Gradenigo syndrome: Unusual consequence of otitis media

Jennie M. Valles, Robert Fekete

Research output: Contribution to journalArticlepeer-review

15 Scopus citations


Introduction: In 1904, Giuseppe Gradenigo published his case series on the triad of ipsilateral abducens nerve palsy, facial pain in the trigeminal nerve distribution, and suppurative otitis media, which would subsequently be referred to as Gradenigo syndrome. Case Report: Our patient was a 36-year-old female, 23 weeks pregnant, with a 6-day history of right-sided otalgia and hearing loss and a 4-day history of purulent otorrhea, who presented with severe, holocephalic headache, meningeal signs, fever, photophobia, and mental status decline. Lumbar puncture yielded a white blood cell count of 1,559 cells/mm3 with 95% polymorphonuclear leukocytes, a red blood cell count of 111 cells/mm3, a protein level of 61 mg/dl, and a glucose level of <40 mg/dl. Cerebrospinal fluid Gram stain showed Gram-positive diplococci, which were subsequently identified as Streptococcus pneumoniae and treated with ceftriaxone. On the second hospital day, she developed horizontal diplopia due to right abducens nerve palsy and right mydriasis. Both symptoms resolved on the third hospital day. Erosion of temporal bone and opacification of mastoid air cells was shown on CT scan. A CT venogram showed an irregularity of the left transverse and superior sagittal sinuses. She was treated with enoxaparin for possible sinus thrombosis. Discussion: This case demonstrates rare but serious sequelae of otitis media and Gradenigo syndrome. Holocephalic headache from meningitis masked trigeminal pain. Involvement of the ipsilateral petrous apex and surrounding structures on imaging and clinical improvement with antibiotic treatment supports Gradenigo syndrome over intracranial hypertension due to venous sinus thrombosis as the cause of the abducens nerve palsy.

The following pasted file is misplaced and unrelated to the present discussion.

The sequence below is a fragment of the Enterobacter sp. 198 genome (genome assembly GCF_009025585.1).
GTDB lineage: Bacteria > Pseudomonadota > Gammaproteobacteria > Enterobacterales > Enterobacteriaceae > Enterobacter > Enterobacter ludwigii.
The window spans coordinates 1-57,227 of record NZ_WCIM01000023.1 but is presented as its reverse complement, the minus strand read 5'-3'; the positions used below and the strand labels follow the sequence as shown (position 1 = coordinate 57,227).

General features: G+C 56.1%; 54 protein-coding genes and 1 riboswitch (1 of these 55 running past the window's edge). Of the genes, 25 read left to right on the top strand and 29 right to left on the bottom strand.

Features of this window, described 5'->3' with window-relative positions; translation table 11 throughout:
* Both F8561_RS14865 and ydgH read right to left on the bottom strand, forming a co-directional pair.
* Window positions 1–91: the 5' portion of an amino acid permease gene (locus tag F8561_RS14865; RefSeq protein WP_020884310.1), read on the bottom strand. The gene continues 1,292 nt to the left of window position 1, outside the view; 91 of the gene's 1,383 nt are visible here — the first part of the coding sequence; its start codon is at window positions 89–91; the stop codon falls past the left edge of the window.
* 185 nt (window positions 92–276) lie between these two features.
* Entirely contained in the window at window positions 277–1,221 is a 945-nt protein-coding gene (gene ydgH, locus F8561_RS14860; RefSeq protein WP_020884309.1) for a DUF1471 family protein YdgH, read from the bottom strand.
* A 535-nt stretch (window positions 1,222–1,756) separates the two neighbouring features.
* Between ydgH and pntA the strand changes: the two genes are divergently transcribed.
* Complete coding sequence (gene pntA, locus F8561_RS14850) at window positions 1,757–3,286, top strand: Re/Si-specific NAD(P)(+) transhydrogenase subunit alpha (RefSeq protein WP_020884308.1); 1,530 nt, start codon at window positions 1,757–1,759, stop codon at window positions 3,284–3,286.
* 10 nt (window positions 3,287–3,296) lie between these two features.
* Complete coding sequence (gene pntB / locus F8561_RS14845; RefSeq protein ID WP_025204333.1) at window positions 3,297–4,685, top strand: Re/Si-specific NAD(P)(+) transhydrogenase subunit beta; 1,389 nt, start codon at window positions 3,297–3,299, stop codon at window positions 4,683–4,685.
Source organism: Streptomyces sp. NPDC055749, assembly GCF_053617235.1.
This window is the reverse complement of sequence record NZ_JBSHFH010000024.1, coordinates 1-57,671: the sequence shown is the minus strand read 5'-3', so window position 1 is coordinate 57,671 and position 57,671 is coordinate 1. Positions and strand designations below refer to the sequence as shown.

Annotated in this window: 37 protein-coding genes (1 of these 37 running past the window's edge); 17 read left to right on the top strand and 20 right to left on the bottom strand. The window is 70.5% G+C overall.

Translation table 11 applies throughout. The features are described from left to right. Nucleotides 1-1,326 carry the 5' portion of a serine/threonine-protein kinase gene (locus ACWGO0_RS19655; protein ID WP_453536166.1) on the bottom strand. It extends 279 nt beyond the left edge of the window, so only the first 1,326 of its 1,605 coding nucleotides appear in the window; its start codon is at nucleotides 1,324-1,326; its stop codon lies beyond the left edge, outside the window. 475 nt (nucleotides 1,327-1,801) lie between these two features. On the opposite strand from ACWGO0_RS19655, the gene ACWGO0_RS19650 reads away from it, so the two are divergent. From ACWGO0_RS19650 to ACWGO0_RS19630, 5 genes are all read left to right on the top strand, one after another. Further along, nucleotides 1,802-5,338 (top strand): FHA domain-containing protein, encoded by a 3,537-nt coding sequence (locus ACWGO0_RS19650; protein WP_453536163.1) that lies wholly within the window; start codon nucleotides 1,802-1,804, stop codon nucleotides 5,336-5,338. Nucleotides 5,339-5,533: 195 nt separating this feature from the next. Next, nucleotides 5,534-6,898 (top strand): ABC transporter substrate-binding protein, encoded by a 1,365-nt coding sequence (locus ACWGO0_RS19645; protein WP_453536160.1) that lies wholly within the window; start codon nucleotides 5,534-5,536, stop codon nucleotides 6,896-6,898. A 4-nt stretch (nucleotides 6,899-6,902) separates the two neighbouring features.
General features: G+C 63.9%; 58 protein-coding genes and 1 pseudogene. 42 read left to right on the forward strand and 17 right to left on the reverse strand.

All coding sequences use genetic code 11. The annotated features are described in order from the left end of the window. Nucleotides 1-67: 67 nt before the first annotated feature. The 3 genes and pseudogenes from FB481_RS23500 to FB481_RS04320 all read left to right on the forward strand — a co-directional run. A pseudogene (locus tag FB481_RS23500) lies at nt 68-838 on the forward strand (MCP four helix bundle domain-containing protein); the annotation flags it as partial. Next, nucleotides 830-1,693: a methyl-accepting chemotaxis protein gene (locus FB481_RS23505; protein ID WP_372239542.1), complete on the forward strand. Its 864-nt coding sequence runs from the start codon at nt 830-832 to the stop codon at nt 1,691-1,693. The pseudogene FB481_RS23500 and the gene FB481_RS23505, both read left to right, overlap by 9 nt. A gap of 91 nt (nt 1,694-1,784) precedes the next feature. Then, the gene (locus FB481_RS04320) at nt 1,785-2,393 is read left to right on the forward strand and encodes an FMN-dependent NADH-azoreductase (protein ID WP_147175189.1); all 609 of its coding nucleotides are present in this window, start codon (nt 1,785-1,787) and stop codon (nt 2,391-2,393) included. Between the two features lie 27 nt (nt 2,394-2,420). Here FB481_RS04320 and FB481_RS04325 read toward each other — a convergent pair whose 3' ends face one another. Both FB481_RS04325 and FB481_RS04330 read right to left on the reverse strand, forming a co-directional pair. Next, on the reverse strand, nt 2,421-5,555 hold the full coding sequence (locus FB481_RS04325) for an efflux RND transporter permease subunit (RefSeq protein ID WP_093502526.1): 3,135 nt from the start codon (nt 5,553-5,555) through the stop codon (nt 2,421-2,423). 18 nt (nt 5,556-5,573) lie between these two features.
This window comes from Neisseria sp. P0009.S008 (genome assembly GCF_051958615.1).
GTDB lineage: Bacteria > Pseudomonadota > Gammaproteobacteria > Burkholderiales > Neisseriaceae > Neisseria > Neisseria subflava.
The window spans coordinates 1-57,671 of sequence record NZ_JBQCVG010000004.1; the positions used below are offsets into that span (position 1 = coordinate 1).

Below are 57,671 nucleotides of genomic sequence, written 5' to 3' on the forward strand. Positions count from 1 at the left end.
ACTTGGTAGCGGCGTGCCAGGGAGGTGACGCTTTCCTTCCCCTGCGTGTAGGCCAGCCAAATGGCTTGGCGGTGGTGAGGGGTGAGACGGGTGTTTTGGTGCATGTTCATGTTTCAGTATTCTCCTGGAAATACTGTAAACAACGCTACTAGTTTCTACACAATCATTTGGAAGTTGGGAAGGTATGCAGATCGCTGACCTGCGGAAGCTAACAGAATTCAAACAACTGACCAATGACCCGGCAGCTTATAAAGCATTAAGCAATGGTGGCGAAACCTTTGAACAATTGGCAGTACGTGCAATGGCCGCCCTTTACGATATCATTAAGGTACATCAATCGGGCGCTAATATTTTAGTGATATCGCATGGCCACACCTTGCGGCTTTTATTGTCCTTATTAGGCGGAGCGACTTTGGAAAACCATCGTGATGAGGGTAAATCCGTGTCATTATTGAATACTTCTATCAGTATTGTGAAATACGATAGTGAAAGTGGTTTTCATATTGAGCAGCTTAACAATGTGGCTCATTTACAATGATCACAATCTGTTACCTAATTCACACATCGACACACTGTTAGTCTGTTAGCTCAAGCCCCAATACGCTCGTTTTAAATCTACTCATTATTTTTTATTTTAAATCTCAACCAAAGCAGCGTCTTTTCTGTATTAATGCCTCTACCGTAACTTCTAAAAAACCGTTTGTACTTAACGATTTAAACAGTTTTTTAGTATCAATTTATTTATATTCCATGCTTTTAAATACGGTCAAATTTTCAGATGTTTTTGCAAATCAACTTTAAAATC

Original languageEnglish (US)
Pages (from-to)197-201
Number of pages5
JournalCase Reports in Neurology
Issue number2
StatePublished - Apr 16 2014
Externally publishedYes


  • Apical petrositis
  • Gradenigo syndrome
  • Mastoiditis
  • Meningitis
  • Otitis media

ASJC Scopus subject areas

  • Clinical Neurology


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